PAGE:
A New York-based doctor has agreed to pay the government $2.35 million to resolve claims that he falsely billed Medicare. Dr. Gilbert Lederman allegedly miscoded experimental cancer treatments to receive reimbursements from Medicare even though the program did not cover the treatment. Staten Island University Hospital, the hospital where Lederman performed the cancer treatments, previously paid the government $74 million to settle related civil charges. (NYC Doctor Known for Radio Ads Settles Medicare Fraud Case)

A Detroit-based surgeon, Dr. Aria Sabit, has been charged for allegedly billing millions to Medicare for spinal surgeries that were unnecessary or never performed. (Bloomfield Hills Surgeon Charged in Health Care Fraud)

A Boeing subcontractor has been sentenced to 15 months in prison and must pay a $50,000 fine for his involvement in a bribery and kickback scheme. Jeffrey Lavelle, owner and operator of J.L. Manufacturing, paid Boeing officials for information on non-public financial and bid information that led to Lavelle’s company obtaining almost $2 million in subcontracts. (Boeing Subcontractor Gets 15 Months in Kickback Case)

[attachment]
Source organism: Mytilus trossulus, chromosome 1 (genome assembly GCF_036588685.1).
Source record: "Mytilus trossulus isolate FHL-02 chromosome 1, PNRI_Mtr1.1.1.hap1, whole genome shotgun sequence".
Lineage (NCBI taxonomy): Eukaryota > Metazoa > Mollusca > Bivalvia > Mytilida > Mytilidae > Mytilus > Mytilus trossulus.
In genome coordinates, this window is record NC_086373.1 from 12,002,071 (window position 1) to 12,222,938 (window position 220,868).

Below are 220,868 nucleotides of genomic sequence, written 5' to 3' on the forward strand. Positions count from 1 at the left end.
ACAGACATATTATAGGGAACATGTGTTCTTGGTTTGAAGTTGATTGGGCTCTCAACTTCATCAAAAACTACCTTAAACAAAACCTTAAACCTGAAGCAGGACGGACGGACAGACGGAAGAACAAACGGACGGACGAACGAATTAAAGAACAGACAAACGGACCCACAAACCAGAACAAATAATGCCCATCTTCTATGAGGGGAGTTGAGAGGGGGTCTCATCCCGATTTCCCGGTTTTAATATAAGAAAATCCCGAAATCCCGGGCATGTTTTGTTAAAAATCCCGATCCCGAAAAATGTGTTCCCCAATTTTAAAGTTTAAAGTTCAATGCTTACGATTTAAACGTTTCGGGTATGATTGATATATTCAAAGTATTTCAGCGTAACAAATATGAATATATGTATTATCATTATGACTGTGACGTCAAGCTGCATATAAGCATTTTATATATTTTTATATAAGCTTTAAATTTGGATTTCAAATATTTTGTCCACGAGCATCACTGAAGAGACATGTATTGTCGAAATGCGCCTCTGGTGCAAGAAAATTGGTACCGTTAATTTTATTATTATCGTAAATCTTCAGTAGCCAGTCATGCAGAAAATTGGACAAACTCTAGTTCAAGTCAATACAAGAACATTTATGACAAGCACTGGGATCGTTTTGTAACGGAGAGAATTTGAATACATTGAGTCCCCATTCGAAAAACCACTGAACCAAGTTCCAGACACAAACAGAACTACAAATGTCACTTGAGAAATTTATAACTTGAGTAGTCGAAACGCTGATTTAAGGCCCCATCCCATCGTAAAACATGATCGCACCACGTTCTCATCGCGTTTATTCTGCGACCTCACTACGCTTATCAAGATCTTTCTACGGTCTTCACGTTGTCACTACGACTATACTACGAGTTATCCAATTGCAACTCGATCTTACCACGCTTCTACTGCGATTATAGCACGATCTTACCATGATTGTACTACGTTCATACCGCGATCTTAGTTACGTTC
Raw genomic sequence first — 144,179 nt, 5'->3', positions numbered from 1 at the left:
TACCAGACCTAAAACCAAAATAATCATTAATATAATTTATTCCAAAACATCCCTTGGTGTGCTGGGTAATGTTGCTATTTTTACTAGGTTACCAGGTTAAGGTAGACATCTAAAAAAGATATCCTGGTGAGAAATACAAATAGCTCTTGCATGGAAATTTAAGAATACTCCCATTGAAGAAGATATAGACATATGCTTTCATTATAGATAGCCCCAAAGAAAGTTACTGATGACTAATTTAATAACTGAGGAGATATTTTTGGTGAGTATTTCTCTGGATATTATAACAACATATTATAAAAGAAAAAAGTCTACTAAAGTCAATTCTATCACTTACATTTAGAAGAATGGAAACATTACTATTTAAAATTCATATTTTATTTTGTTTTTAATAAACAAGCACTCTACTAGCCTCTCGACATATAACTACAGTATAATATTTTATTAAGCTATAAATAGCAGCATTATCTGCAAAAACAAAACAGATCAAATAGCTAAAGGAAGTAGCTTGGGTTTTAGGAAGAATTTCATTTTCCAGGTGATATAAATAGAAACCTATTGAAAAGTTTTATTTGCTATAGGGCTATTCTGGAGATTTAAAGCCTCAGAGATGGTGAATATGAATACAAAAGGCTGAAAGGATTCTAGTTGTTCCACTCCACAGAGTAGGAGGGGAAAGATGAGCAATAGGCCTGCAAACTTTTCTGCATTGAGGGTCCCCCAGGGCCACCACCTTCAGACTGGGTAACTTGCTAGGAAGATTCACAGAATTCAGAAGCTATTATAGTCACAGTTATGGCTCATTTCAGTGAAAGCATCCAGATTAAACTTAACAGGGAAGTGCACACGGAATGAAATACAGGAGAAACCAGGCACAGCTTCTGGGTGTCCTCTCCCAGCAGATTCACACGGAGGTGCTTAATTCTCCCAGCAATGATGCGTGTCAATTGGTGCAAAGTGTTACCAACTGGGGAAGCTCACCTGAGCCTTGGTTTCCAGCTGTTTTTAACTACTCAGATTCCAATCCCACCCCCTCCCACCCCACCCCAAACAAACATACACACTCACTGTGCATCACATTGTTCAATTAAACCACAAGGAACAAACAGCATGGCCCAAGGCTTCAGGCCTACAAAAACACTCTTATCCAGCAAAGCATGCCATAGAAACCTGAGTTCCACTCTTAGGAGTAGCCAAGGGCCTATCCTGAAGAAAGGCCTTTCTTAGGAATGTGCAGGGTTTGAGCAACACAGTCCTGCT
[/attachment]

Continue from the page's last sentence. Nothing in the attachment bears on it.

Three New York pharmacies and seven individuals have been indicted for their role in a $5 million Medicaid fraud scheme.  The pharmacies allegedly were paying customers for prescriptions that were then billed to Medicaid but were never filled. (A.G. Schneiderman Announces Indictment of Three Brooklyn Pharmacies, Pharmacy Owners, and Pharmacists for Alleged $5 Million Medicaid Fraud)

Friday, November 21, 2014

SEC whistleblower program continues to grow

The Securities and Exchange Commission received a record number of tips under its whistleblower-reward program in fiscal year 2014, with more than 3,600 tips from all 50 states, Washington, DC and Puerto Rico, and 60 foreign countries.

The SEC released its annual whistleblower report about the Dodd-Frank program this week, which discussed the substantial progress being made in several areas.

The SEC awarded its largest ever award, $30 million, to a whistleblower this year.  The whistleblower, represented by Phillips & Cohen, helped uncover fraud that would not have been detected without insider knowledge. In 2013, Phillips & Cohen partner Erika Kelton predicted in a article that the SEC whistleblower program would pick-up steam, receiving more tips and producing more awards – which the SEC report proves has happened.

Another highlight in FY2014 was the SEC’s decision to exercise its anti-retaliation authority for the first time. The SEC charged Paradigm Capital Management for retaliating against an employee who reported wrongdoing to the SEC, settling with the hedge fund advisory firm for $2.2 million.